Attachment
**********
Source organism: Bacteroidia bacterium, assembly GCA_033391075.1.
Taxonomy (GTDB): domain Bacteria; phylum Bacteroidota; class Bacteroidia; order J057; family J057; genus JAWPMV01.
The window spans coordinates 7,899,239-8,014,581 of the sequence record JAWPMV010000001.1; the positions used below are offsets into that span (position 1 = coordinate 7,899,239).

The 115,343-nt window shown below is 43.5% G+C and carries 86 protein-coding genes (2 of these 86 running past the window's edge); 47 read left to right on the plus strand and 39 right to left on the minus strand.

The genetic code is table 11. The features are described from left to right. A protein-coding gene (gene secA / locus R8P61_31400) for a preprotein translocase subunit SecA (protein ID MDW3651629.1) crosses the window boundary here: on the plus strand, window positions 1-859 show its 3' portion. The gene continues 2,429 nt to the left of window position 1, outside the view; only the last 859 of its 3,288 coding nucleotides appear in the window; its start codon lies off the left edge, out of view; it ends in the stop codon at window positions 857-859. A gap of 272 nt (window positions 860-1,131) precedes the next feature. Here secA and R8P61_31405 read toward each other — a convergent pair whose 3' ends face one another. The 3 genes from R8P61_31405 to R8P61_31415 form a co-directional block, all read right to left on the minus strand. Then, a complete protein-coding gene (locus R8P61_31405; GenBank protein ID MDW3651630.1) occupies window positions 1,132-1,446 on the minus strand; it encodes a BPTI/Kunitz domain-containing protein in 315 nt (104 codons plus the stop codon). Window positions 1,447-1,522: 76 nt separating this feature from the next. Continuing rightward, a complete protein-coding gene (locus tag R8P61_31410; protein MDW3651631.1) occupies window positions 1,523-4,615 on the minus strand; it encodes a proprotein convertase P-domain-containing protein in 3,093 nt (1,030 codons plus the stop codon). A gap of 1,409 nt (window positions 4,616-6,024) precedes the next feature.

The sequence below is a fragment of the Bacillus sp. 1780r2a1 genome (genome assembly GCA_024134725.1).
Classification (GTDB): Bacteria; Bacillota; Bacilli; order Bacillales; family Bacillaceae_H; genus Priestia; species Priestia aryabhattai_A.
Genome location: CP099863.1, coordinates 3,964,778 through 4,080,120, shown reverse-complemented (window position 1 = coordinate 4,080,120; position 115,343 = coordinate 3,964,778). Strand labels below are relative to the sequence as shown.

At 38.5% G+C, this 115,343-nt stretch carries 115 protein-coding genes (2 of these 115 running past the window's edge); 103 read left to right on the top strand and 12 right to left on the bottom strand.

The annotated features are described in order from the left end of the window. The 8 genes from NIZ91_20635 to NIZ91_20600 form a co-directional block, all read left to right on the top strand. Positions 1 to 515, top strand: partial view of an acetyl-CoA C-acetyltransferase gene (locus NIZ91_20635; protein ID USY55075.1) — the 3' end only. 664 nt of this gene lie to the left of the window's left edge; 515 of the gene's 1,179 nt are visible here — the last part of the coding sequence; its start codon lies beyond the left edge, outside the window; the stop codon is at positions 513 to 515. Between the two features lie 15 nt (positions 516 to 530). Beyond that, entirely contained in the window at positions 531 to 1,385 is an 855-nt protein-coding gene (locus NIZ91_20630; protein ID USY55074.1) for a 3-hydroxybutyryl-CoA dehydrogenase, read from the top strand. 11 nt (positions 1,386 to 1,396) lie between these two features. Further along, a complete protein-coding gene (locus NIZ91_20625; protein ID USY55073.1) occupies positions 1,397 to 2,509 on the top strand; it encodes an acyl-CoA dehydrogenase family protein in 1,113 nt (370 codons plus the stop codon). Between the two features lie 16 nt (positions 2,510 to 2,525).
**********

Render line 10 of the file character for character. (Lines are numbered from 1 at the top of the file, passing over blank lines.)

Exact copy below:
The annotated features are described in order from the left end of the window. The 8 genes from NIZ91_20635 to NIZ91_20600 form a co-directional block, all read left to right on the top strand. Positions 1 to 515, top strand: partial view of an acetyl-CoA C-acetyltransferase gene (locus NIZ91_20635; protein ID USY55075.1) — the 3' end only. 664 nt of this gene lie to the left of the window's left edge; 515 of the gene's 1,179 nt are visible here — the last part of the coding sequence; its start codon lies beyond the left edge, outside the window; the stop codon is at positions 513 to 515. Between the two features lie 15 nt (positions 516 to 530). Beyond that, entirely contained in the window at positions 531 to 1,385 is an 855-nt protein-coding gene (locus NIZ91_20630; protein ID USY55074.1) for a 3-hydroxybutyryl-CoA dehydrogenase, read from the top strand. 11 nt (positions 1,386 to 1,396) lie between these two features. Further along, a complete protein-coding gene (locus NIZ91_20625; protein ID USY55073.1) occupies positions 1,397 to 2,509 on the top strand; it encodes an acyl-CoA dehydrogenase family protein in 1,113 nt (370 codons plus the stop codon). Between the two features lie 16 nt (positions 2,510 to 2,525).